Leakage and buildup of spinal fluid in the area where the cyst forms can be the result of an injury or exertion such as heavy lifting or even childbirth. Other theories are that Tarlov cysts are congenital or may be linked to connective tissue disorders.
What distinguishes a Tarlov cyst from other types of spinal cysts is that the cyst wall contains nerve fibers. Because the cyst surrounds a nerve root, it is also referred to as a perineural or sacral nerve root cyst.
Pressure Symptoms and Pain
A Tarlov cyst (TC) may produce no symptoms. However, a cyst that grows or expands will cause pressure symptoms and pain. Compressed nerve roots lead to pain in the area served by the affected nerves, most commonly lower backache or sciatica pain that goes through the buttocks and down one leg. A TC may also cause symptoms consistent with interstitial cystitis (painful bladder syndrome) or other urogenital conditions. Urological tests and radiological imaging are needed to make a differential diagnosis of a TC.
Draining the cyst may give quick but temporary relief of the pressure and pain, but fluid buildup in the cyst usually recurs. If the TC causes debilitating pain or there is deterioration of surrounding bone, surgery may be needed. TC surgery is complicated because the cyst is part of the nerves. Surgery involves opening the cyst, draining the spinal fluid, freeing the nerves from the cyst wall, then sealing the source of the spinal fluid. Even with meticulous, minimally invasive surgery there may be delay or complications in healing for nerves, so pain relief may not be immediate.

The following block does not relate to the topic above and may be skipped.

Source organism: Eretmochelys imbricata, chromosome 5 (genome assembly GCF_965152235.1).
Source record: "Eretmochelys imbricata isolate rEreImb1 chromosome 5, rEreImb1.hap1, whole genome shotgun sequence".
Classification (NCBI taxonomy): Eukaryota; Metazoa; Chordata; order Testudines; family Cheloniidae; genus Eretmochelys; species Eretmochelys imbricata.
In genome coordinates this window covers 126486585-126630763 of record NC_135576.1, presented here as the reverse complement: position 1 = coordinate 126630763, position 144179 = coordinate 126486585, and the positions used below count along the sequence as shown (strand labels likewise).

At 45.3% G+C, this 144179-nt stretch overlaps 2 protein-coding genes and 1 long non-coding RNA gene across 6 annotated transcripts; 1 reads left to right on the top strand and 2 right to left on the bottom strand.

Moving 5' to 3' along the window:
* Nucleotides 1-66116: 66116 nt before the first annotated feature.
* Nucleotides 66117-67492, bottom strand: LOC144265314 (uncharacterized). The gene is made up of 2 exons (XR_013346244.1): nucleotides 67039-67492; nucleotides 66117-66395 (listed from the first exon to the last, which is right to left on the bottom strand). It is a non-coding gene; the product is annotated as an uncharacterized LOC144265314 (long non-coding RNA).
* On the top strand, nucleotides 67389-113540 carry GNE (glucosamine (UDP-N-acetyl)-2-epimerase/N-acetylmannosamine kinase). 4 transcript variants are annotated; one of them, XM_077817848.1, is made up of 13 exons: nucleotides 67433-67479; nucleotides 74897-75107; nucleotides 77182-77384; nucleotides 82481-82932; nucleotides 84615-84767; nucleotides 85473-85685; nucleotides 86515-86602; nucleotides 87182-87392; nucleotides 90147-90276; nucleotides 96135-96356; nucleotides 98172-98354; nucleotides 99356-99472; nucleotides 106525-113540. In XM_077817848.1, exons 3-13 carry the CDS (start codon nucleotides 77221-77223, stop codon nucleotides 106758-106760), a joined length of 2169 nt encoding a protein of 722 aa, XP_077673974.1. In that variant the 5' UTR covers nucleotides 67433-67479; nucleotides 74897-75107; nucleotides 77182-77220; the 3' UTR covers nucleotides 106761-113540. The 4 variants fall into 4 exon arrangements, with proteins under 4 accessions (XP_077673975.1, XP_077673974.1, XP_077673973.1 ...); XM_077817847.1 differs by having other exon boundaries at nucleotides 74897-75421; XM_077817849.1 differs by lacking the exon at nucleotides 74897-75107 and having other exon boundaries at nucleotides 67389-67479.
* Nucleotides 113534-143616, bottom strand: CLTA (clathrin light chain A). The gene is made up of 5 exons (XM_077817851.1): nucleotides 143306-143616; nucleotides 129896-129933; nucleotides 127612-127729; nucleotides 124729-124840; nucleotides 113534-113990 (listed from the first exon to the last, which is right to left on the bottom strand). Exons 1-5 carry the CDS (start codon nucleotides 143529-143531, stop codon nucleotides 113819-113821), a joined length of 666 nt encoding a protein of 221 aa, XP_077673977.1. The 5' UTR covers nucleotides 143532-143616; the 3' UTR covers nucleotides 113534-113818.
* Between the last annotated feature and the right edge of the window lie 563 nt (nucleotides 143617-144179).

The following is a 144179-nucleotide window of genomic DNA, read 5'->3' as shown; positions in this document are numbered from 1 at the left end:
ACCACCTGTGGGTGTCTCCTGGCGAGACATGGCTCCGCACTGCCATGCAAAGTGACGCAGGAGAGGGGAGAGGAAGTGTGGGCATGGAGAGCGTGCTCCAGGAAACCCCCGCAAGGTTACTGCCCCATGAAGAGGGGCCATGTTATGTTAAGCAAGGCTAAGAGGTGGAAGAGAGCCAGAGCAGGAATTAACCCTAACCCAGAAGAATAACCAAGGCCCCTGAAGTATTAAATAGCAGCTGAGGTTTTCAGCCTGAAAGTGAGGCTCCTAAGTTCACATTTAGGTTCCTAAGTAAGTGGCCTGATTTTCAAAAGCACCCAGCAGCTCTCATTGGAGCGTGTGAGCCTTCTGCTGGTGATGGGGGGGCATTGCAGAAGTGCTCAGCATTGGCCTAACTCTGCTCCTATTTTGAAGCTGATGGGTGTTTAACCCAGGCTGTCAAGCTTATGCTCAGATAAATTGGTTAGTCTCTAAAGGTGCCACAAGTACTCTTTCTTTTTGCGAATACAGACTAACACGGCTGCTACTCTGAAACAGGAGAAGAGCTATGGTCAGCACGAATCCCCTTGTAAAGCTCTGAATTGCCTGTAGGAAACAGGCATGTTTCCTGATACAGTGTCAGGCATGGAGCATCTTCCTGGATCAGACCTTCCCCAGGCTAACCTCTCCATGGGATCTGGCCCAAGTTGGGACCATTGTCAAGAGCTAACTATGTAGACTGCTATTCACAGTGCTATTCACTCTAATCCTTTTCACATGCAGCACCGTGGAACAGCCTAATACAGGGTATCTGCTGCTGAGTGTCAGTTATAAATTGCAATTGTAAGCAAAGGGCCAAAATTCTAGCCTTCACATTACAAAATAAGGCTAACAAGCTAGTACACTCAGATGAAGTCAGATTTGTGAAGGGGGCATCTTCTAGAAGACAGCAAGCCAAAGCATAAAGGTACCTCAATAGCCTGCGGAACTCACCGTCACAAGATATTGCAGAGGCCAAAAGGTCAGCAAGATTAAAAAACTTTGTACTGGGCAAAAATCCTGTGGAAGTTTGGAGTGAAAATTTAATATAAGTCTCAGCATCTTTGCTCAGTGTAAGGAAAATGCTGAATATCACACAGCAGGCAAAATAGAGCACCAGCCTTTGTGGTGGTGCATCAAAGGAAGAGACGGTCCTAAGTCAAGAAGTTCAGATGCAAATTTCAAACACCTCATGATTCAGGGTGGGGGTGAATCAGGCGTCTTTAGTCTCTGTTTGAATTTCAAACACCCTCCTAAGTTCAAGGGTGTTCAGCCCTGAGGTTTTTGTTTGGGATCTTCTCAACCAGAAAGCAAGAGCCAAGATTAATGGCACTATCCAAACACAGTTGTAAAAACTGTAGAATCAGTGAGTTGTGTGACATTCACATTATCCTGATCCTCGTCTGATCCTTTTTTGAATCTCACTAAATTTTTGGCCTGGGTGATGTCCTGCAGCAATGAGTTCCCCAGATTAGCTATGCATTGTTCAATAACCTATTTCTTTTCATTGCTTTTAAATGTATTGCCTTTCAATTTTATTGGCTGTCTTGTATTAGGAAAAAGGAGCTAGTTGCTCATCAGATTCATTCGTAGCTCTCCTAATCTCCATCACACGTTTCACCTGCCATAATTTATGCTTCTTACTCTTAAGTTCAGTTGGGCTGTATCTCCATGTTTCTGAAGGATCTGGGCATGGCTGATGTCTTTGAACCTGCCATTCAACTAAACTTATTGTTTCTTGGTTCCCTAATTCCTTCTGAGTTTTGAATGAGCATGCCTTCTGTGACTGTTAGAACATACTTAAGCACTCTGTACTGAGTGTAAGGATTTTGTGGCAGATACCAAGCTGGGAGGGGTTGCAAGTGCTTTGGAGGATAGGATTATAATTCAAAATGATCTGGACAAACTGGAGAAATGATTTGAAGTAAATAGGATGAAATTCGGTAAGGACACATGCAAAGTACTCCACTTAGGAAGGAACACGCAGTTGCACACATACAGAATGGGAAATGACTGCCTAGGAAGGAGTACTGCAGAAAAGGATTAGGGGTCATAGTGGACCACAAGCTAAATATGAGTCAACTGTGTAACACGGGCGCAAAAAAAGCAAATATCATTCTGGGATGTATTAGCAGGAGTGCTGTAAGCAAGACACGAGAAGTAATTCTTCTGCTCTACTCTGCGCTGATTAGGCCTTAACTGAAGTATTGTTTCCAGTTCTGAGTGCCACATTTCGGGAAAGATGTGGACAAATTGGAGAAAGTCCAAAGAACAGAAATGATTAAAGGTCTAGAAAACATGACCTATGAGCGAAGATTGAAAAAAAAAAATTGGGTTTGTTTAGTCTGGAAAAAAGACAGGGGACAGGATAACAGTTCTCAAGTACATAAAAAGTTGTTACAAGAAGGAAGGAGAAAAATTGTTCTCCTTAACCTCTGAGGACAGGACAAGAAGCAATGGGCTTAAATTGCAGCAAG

More often, TC treatment centers on managing symptoms and pain nonsurgically. Oral or injected corticosteroids are prescribed for short-term pain relief. To avoid unwanted side effects of steroids, which can be very serious, medical-grade cannabis may be considered a safer pain-relieving treatment.
Marijuana for TC Pain Management
There have been small trials comparing placebo to different potencies of medical-grade tetrahydrocannabinol (THC) herbal cannabis for helping with chronic nerve pain. Researchers have found that even at low doses, inhaled cannabis, delivered by smoking or a vaporizer, is effective at improving neuropathy, or peripheral nerve pain, in general.
However, since there is limited knowledge about Tarlov cysts as a rare disease condition, there is also little clinical data on cannabis use in treating the specific type of radiculopathic pain that occurs at or near the root of the nerve along the spine. In Illinois, TC patients must consult with an Illinois cannabis dispensary and their physician to identify the specific cannabis strain and the best delivery method to treat the symptoms of their complex or chronic radiculopathy as caused by Tarlov cysts.